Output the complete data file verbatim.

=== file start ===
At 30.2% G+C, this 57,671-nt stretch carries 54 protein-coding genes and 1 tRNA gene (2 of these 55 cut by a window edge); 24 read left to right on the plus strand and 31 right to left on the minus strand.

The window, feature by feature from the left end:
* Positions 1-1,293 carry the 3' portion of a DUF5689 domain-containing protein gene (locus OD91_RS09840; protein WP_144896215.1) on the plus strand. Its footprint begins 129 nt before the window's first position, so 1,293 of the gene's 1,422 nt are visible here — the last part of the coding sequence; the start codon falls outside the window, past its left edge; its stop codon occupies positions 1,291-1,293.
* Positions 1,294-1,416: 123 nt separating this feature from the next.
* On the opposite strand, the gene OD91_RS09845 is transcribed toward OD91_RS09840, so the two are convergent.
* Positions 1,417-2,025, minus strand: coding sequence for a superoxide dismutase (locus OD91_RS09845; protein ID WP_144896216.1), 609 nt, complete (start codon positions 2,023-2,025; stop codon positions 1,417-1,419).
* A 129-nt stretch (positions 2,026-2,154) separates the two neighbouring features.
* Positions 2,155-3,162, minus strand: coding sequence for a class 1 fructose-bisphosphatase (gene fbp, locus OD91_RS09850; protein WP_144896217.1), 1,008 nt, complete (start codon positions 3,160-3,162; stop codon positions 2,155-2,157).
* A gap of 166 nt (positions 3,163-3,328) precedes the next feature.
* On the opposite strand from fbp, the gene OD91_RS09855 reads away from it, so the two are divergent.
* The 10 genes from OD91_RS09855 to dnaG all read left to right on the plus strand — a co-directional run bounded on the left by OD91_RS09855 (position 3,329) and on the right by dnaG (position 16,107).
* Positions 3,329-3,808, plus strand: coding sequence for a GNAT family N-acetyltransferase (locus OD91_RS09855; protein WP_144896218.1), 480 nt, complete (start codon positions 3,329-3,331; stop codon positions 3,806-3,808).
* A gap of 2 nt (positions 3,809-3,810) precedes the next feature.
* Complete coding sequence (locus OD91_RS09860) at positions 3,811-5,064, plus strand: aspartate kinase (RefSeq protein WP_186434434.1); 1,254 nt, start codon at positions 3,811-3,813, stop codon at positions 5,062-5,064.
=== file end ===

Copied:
At 30.2% G+C, this 57,671-nt stretch carries 54 protein-coding genes and 1 tRNA gene (2 of these 55 cut by a window edge); 24 read left to right on the plus strand and 31 right to left on the minus strand.

The window, feature by feature from the left end:
* Positions 1-1,293 carry the 3' portion of a DUF5689 domain-containing protein gene (locus OD91_RS09840; protein WP_144896215.1) on the plus strand. Its footprint begins 129 nt before the window's first position, so 1,293 of the gene's 1,422 nt are visible here — the last part of the coding sequence; the start codon falls outside the window, past its left edge; its stop codon occupies positions 1,291-1,293.
* Positions 1,294-1,416: 123 nt separating this feature from the next.
* On the opposite strand, the gene OD91_RS09845 is transcribed toward OD91_RS09840, so the two are convergent.
* Positions 1,417-2,025, minus strand: coding sequence for a superoxide dismutase (locus OD91_RS09845; protein ID WP_144896216.1), 609 nt, complete (start codon positions 2,023-2,025; stop codon positions 1,417-1,419).
* A 129-nt stretch (positions 2,026-2,154) separates the two neighbouring features.
* Positions 2,155-3,162, minus strand: coding sequence for a class 1 fructose-bisphosphatase (gene fbp, locus OD91_RS09850; protein WP_144896217.1), 1,008 nt, complete (start codon positions 3,160-3,162; stop codon positions 2,155-2,157).
* A gap of 166 nt (positions 3,163-3,328) precedes the next feature.
* On the opposite strand from fbp, the gene OD91_RS09855 reads away from it, so the two are divergent.
* The 10 genes from OD91_RS09855 to dnaG all read left to right on the plus strand — a co-directional run bounded on the left by OD91_RS09855 (position 3,329) and on the right by dnaG (position 16,107).
* Positions 3,329-3,808, plus strand: coding sequence for a GNAT family N-acetyltransferase (locus OD91_RS09855; protein WP_144896218.1), 480 nt, complete (start codon positions 3,329-3,331; stop codon positions 3,806-3,808).
* A gap of 2 nt (positions 3,809-3,810) precedes the next feature.
* Complete coding sequence (locus OD91_RS09860) at positions 3,811-5,064, plus strand: aspartate kinase (RefSeq protein WP_186434434.1); 1,254 nt, start codon at positions 3,811-3,813, stop codon at positions 5,062-5,064.